2016 Festivals in Mauritius
Whichever time of year you’re visiting Mauritius, you may find your trip coincides with one of our many religious occasions and festivals. Check the list below to see when these events and public holidays will fall during 2016.
1st January – New Year’s Day
Along with most other countries who observe the Gregorian calendar, New Year’s Day is marked with celebrations at 00.00 to see in the new year.
23rd January – Thaipusam Cavadee
Mostly celebrated by Indians of Tamil origin, devotees of Lord Muruga mark this major Hindu festival with a period of fasting and prayers, before a barefoot walk to the temple carrying the arched bamboo cavadee structures on their backs.
8th February – Chinese Spring Festival
With most celebrations centred around Port Louis, Chinese New Year – otherwise known as the Chinese spring festival – is ushered in with lion and dragon dances and an abundance of red lanterns.
7th March – Maha Shivaratri
Celebrated in honour of Lord Shiva, this Hindu festival sees thousands make a pilgrimage to Grand Bassin lake, otherwise known as Ganga Talao, to make offerings of leaves from the sacred Bilva tree.
8th April – Ougadi
Also known as Yugadi or Ugadi, Ougadi is the Telegu ethnic group’s celebration of the Hindu new year. Some of the rituals include taking an oil bath followed by prayers and eating the leaves of the Neem tree.
14th April – Tamizh Puttaandu
Tamizh Puttaandu, otherwise known as Varusha Pirappu or Tamil New Year, is celebrated at the beginning of Chitirai, the first month in the Tamil Calendar. It marks the day when creator god Lord Brahma began his creation.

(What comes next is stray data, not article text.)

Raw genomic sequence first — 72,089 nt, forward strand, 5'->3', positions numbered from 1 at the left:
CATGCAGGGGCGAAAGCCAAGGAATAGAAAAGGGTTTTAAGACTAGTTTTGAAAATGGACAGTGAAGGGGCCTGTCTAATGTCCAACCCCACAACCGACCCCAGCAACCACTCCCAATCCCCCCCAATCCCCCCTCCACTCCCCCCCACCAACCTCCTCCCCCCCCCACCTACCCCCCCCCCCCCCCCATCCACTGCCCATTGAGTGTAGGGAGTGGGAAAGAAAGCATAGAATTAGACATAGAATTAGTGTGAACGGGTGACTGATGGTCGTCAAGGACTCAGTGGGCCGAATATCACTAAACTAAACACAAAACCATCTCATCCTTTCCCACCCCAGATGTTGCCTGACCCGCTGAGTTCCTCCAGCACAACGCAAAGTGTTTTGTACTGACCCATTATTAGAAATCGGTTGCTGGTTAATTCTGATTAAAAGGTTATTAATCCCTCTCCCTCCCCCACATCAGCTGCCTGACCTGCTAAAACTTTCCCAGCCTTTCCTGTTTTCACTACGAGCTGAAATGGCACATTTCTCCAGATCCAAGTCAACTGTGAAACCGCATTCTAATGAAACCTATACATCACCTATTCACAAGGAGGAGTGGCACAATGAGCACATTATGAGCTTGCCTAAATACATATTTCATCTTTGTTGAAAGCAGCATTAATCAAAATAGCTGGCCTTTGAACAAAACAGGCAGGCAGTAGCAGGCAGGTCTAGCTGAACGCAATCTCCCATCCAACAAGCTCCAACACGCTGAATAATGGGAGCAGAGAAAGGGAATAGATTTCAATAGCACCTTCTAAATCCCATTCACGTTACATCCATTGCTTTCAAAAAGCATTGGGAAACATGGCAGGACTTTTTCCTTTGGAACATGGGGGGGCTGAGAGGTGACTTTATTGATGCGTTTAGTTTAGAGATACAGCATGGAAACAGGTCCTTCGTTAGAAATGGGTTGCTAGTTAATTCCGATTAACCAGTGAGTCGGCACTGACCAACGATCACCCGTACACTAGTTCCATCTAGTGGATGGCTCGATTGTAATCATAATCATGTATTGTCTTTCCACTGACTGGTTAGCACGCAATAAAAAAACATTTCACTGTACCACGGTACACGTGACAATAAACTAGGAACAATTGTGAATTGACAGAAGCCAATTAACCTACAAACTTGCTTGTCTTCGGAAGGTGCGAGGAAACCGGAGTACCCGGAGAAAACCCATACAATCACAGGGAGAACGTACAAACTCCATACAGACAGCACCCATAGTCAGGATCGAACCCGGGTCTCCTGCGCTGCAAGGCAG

6th July – Eid-Ul-Fitr
The first day of the Islamic month of Shawwal, Eid-Ul-Fitr marks the end of the month of Ramadan, a period of fasting and prayer.
15th August – Assumption Day
The Feast of the Assumption of the Blessed Virgin Mary commemorates the death of Mary and her assumption into heaven, and has been marked by the island’s Catholics since French colonial times.
6th September – Ganesh Chaturthi
Celebrated in honour of the elephant-headed god Ganesha, this Hindu festival involves worshipping with family and friends and placing clay manifestations of Ganesha in public temporary shrines.
30th October – Diwali
The ancient Hindu festival of lights is one of the most celebrated festivals in Mauritius, marked with oil lamps and candles outside homes to celebrate the triumph of light over darkness.
25th December – Christmas Day
Christmas in Mauritius offers very different weather to what those in the northern hemisphere will be used to, but many of the rituals will feel familiar. The island’s large Christian community follow almost all the same traditions as in Europe and North America.
If you enjoy a dose of culture with your tropical holiday, time your trip to Mauritius with one of the festivals above. Visit Air Mauritius Holidays for a tailor-made trip, including some amazing Super Save Offers with up to 35% off accommodation. And don’t forget to follow us on Facebook, Twitter and Instagram for all the latest news and views.
Photos: New Year, Lord Muruga Statue, Chinese decorations, Grand Bassin Lake, Neem Tree, Lord Brahma Statue, Ramadan Lamp, The Virgin Mary, Ganesha Statue, Diwali Candles, Christmas